This book is an important academic intervention. It unpacks the political complexities associated with the much debatable refugee status of Rohingya community in South Asia. The vast empirical data/information is systematically organized to evolve an innovating theoretical framework. As a result, one finds an interesting sequence that links different individual essays to produce a highly engaging intellectual commentary on complex ideas such as nationalism and citizenship.
Chowdhory and Mohanty’s introductory chapter pays close attention to the idea of statelessness. They underline the strengths and limitations of various theoretical explanations to rework on a revised formulation. The question of stateless, in this sense, is explored through a revised framework of citizenship and rights. They strongly argue that protecting the rights of the citizen is ‘constitutional and the moral obligation of the political communities: of the state, individuals and civil society’ (p. 4). In this context, non-citizens are understood as ‘the ramification and product of state borders and attempts to make claims on the basis of de-territorialized identities’ (p. 16).
This innovative vantage point helps the authors to retell a different story of the Rohingya community. The book revisits the legal-constitutional story of Burma/Myanmar and its various manifestations in the post-1948 period. Most importantly, the delicate legal status of Rohingya communities is underlined to point out their systematic legal exclusion.
It is argued that the Union Citizenship Act, 1948 recognizes the Arakanese, one among the other indigenous races of Burma, namely Burmese, Chin, Kachin, Karen, Kaya, Mon or Shan residing before 1823 AD. However, when the Citizenship Act is studied in relation to the Universal Citizenship Act of Burma, things become more complicated. The authors show that the Rohingyas were not citizens at the very outset of postcolonial nation-building process in Burma primarily because the insertion of the term Arakanese need not mean that it includes the Rohingyas. Moreover, the name ‘Rohingya’ has not been addressed anywhere in the text. It is argued that ‘the Rohingyas were not stateless as they possessed citizenship card issued by the Myanmarese government following the Citizenship Act provisions. They were allowed to contest elections until the military coup overthrew the civilian government in 1962’ (p. 19). The later legal-constitutional and political developments in Myanmar further complicated the citizenship status of Rohingyas.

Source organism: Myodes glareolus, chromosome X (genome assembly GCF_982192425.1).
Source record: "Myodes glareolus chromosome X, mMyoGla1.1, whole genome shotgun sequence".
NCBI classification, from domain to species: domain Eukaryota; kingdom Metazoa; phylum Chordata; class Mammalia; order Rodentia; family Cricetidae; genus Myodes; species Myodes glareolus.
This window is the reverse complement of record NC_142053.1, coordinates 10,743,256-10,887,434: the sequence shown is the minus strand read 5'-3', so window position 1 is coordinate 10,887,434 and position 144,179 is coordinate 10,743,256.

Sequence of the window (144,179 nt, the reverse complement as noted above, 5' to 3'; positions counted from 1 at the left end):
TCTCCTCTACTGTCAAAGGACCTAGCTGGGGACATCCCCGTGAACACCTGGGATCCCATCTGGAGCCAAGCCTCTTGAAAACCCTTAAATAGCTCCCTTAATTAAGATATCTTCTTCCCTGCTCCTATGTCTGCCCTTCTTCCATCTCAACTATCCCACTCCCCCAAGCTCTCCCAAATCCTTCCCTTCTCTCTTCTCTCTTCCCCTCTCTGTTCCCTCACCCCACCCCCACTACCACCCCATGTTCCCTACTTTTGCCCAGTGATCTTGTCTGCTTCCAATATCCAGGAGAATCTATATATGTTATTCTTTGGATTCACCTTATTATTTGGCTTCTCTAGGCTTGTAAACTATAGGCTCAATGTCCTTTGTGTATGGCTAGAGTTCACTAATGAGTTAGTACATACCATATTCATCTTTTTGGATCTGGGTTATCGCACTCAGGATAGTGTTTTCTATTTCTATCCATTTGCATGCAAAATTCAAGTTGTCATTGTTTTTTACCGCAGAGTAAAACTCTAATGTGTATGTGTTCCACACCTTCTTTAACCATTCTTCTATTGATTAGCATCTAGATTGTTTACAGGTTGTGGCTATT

The changing political-economy of this crisis is another crucial aspect that this volume underlines. It is worth noting that a new wave of globalization began in the early 1990s in South Asia. There was a major policy change in Myanmar as well. The economy was partially liberalized. The introduction of private players and global capital had a very negative impact on the internal configurations of ethnic relations. This resulted in the signing of agreements between the government and the armed rebel groups. The aim was to exploit the abundant natural resources falling in the rebel areas. The book shows that companies affiliated to the Tatmadaw could generate significant wealth from many locations. The rioting and burning of Rohingya villages in 2012 and subsequent attacks in 2015, it suggested, could have to do with the capture of land in this area. Government documents also reveal that 17,000 acres of rural land was allocated in the national list for what they call ‘economic development’. The book shows that Rohingyas were actually expelled from the area to facilitate the international economic players, including the big Chinese firms.
The book is organized around three broad themes: (a) unmaking of Citizenship and Systematic Exclusion of Rohingyas; (b) self-perceptions of Rohingyas as a Community and the Complexities of Everyday Life in Different Socio-economic Contexts; (c) representation and the Media Discourse.
Meghna Kajla, Nasreen Chowdhory and Nergis Canefe’s chapters address the first thematic concern of the book. These essays look at the processes by which Rohingyas eventually become stateless. Kajla and Chowdhory interrogate the citizenship discourse of Rohingyas and what constitutes the narrative of marginalization in Burmese society. Nergis Canefe’s essay, on the other hand, illustrates the ways in which the observed pattern of violence has been consistent with the practices of state-induced oppression against Rohingyas. Canefe unpacks the term ‘lawfare’ to show how laws and policies have transformed Rohingyas into the largest stateless population in the region.